• In an excellent piece for, Jackie MacMullan takes an in-depth look at the unusual road to the NBA traveled by Pascal Siakam, who looks like an early frontrunner for this season’s Most Improved Player award.
  • Despite their league-best 20-5 record, the Raptors have endured some injury woes, rebounding and shooting issues, and some “clunky stretches” this season, writes Bruce Arthur of The Toronto Star. In other words, there may be room for improvement. “There have been some ups and downs; it seems like a lot of ups because we’ve been winning a lot,” Lowry said. “The flaws that you see, they’re fixable. If we fix this, imagine how much better we could be.”

Atlantic Notes: Rozier, Siakam, Fisher, Raptors

Celtics guard Terry Rozier is still getting adjusted to his role off the bench, competing with Kyrie Irving, Marcus Smart and Jaylen Brown for minutes in Boston’s crowded backcourt. He was the team’s starting point guard in the spring when Irving was sidelined, but has been limited to just 22.7 minutes per game in 10 contests this season.

“I go from starting in the playoffs to coming off the bench … I’m pretty sure it’s not easy for nobody,” Rozier said, according to ESPN’s Tim Bontemps. “But I’m not complaining. And, if you know me, I would never be the one to complain about it.

“I would never go to the media or bring out the unhappy thing. Like I said, people that know me know I wouldn’t do that. I’ve never been a selfish type of person, selfish player. You can tell the way I play I’m all about team.

“Everything will be all right. It’s not as bad as people make it seem.”

Bill Simmons of The Ringer tweeted Thursday that Rozier was unhappy with his playing time and that Boston could look to trade him before February’s deadline. At least seven teams would have interest in trading for Rozier, according to The Athletic’s Shams Charania, but Rozier seems content to stay in Boston for now.

There’s more from the Atlantic Division:

  • Pascal Siakam‘s early season play has changed the Raptors, playing a key role in the team’s hot 10-1 start, Anisa Jamal of FanSided writes. Siakam has averaged 12.5 points and seven rebounds in 27.9 minutes per game, starting in every contest but one.
  • Derek Fisher wouldn’t have accepted the Knicks‘ head coaching job if he knew running the triangle offense was mandatory, according to Stefan Bondy of the New York Daily News. “I wasn’t smart enough to ask the right questions going into taking and accepting the job,” Fisher said.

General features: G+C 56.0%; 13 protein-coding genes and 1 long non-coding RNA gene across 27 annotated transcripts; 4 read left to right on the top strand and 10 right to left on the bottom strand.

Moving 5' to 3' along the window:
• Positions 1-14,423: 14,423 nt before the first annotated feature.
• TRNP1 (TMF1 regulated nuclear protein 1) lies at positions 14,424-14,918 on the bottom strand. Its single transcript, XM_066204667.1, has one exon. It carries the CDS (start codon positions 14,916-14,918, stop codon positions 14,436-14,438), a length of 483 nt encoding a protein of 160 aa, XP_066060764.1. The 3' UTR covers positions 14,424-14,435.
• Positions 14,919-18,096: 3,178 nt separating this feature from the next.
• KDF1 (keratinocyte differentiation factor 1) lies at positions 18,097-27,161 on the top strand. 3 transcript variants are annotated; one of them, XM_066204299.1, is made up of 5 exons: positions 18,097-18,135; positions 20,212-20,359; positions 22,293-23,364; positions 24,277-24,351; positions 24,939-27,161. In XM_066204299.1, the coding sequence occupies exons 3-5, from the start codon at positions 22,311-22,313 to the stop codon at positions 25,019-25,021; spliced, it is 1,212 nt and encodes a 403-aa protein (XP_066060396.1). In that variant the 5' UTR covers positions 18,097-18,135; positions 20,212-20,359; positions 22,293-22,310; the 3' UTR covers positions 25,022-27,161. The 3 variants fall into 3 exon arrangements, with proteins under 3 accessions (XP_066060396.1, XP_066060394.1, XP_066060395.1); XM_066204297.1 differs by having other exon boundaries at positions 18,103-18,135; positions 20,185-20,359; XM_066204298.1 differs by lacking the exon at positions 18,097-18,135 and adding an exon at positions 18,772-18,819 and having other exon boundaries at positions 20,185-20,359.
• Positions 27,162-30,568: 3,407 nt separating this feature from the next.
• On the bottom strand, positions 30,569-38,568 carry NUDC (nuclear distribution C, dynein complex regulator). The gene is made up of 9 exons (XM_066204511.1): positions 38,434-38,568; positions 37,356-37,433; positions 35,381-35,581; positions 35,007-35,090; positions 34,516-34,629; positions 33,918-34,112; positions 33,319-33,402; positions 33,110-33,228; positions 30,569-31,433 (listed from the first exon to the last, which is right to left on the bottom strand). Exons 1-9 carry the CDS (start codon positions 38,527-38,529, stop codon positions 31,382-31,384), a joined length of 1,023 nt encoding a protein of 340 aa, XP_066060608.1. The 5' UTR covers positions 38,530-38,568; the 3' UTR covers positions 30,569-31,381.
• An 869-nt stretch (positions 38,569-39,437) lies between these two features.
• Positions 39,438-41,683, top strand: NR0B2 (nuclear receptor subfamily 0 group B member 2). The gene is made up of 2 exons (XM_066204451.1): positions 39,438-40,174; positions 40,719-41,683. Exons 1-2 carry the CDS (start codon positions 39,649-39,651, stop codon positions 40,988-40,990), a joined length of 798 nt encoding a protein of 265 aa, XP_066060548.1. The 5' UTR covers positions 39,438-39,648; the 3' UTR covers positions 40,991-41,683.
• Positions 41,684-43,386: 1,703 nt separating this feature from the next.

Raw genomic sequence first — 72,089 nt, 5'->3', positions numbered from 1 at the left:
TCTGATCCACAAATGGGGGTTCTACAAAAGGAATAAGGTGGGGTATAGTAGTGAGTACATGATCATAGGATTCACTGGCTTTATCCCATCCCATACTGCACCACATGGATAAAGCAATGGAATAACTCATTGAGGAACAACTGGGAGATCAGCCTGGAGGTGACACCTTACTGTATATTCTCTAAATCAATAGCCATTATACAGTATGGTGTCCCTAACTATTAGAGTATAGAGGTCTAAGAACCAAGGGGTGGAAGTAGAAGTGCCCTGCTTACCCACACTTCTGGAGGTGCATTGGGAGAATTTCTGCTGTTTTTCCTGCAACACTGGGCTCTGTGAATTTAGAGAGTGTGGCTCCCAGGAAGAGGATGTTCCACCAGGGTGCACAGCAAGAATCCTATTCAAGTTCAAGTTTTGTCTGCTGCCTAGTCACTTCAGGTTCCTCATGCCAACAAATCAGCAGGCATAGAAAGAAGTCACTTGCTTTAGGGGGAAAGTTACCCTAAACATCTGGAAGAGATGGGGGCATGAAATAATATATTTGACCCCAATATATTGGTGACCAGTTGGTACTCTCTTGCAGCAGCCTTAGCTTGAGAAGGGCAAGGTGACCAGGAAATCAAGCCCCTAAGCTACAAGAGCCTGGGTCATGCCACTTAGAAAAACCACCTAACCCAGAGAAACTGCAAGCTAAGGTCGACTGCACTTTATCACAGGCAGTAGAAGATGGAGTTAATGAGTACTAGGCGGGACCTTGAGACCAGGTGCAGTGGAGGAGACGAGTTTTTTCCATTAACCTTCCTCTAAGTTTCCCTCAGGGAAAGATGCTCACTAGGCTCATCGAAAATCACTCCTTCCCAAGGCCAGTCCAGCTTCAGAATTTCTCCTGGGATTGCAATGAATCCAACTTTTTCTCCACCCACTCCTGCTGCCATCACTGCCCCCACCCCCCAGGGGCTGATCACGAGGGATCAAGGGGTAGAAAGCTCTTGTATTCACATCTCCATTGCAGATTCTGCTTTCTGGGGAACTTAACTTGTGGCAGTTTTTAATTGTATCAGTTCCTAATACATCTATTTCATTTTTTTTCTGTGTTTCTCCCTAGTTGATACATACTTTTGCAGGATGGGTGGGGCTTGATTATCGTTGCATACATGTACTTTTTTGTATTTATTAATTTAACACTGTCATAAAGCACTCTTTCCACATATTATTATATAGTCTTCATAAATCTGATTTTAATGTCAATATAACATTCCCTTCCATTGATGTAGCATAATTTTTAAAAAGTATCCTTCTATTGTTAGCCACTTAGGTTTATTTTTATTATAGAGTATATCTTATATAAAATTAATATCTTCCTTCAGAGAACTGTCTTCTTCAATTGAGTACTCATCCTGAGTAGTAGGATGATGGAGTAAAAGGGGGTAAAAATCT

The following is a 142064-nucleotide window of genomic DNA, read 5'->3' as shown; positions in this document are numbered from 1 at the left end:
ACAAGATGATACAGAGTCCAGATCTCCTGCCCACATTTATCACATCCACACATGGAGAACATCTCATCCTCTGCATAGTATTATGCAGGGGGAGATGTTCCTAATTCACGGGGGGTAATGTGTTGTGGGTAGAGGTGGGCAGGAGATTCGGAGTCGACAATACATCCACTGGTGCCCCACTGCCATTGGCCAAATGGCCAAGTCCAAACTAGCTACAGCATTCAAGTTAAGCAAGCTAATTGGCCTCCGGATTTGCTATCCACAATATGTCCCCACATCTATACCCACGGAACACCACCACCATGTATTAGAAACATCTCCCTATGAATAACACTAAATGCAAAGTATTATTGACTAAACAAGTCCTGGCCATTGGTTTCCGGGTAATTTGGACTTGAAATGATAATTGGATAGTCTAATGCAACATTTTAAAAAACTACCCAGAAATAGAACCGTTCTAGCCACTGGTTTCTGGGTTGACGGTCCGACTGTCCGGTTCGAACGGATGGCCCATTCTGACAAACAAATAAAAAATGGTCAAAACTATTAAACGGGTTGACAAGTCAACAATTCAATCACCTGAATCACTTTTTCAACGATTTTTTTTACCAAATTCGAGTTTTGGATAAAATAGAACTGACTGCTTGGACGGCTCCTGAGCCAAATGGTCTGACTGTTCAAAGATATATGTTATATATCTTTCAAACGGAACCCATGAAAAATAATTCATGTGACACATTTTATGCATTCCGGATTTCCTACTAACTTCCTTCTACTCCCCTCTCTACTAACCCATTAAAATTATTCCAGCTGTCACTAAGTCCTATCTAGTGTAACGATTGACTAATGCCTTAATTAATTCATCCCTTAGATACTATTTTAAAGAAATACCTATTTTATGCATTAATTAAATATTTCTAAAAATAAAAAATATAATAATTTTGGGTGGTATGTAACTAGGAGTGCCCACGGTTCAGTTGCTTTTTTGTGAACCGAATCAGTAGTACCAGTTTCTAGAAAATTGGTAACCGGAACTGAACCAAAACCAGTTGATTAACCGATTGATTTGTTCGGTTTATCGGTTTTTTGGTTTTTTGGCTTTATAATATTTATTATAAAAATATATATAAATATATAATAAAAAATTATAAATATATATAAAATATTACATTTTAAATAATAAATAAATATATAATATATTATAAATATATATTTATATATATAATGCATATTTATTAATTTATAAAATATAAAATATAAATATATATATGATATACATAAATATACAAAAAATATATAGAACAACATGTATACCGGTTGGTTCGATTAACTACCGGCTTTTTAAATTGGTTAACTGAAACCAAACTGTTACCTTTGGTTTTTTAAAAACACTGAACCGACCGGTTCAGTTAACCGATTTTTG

• The Raptors have remained flexible with their starting lineups, a key component to their success this season, Dan Woike of the Los Angeles Times writes. “We’ve got maybe eight starters and we’re giving them a chance to start every once in a while,” said coach Nick Nurse, who labeled the importance of being versatile.

Raptors Exercise 2019/20 Options On Siakam, Anunoby

The Raptors have exercised their 2019/20 rookie scale options on forwards Pascal Siakam and OG Anunoby, the team has announced in a press release. We learned earlier today that the team would be passing on Malachi Richardson‘s ’19/20 option.

[RELATED: Decisions On 2019/20 Rookie Scale Options]

Siakam’s fourth-year option will count for just $2,351,839 on Toronto’s cap next season, while Anunoby’s third-year option is even more modest, coming in at $2,281,800. The Raptors may be over the tax line again next season if Kawhi Leonard re-signs, but exercising the options on Siakam and Anunoby was an easy decision for the team, given the on-court value the duo provides.

Siakam, the 27th overall pick in the 2016 draft, has started seven of the Raptors’ eight games this season and has looked better than ever, with 10.9 PPG, 7.0 RPG, 2.3 APG, and 1.3 SPG, plus a .594 FG%. Anunoby has missed a few games early in the season for personal reasons, but continues to develop into a reliable three-and-D wing.

The Raps will face more decisions on Siakam and Anunoby after July 1, 2019, when Siakam will become eligible for a rookie scale extension and the club will have the opportunity to pick up Anunoby’s fourth-year option for 2020/21.

Atlantic Notes: LeVert, Valanciunas, Nets Prospects, Redick

Caris LeVert‘s impressive early-season performances could make the Nets a more attractive free agent destination, Kevin O’Connor of The Ringer points out. The Nets guard, who is averaging 24.7 PPG, 4.7 RPG and 4.0 APG, is a versatile talent who can mesh with anyone because of his passing, cutting and spot-up shooting, O’Connor continues. Brooklyn’s front office looks smart for taking LeVert off the table in trade discussions with the Timberwolves for Jimmy Butler, O’Connor adds.

We have more from the Atlantic Division:

  • There hasn’t been any grumbling from Raptors players who have seen their minutes reduced, Ryan Wolstat of the Toronto Sun reports. Jonas Valanciunas, Norman Powell and Pascal Siakam, among others, will see their playing time fluctuate depending on the opponent. “We are sharing the minutes. We don’t know what matchups are going to come to us,” Valanciunas told Wolstat. “We have versatility. Just have different things for different matchups. We have different lineups, different people going at some different players.”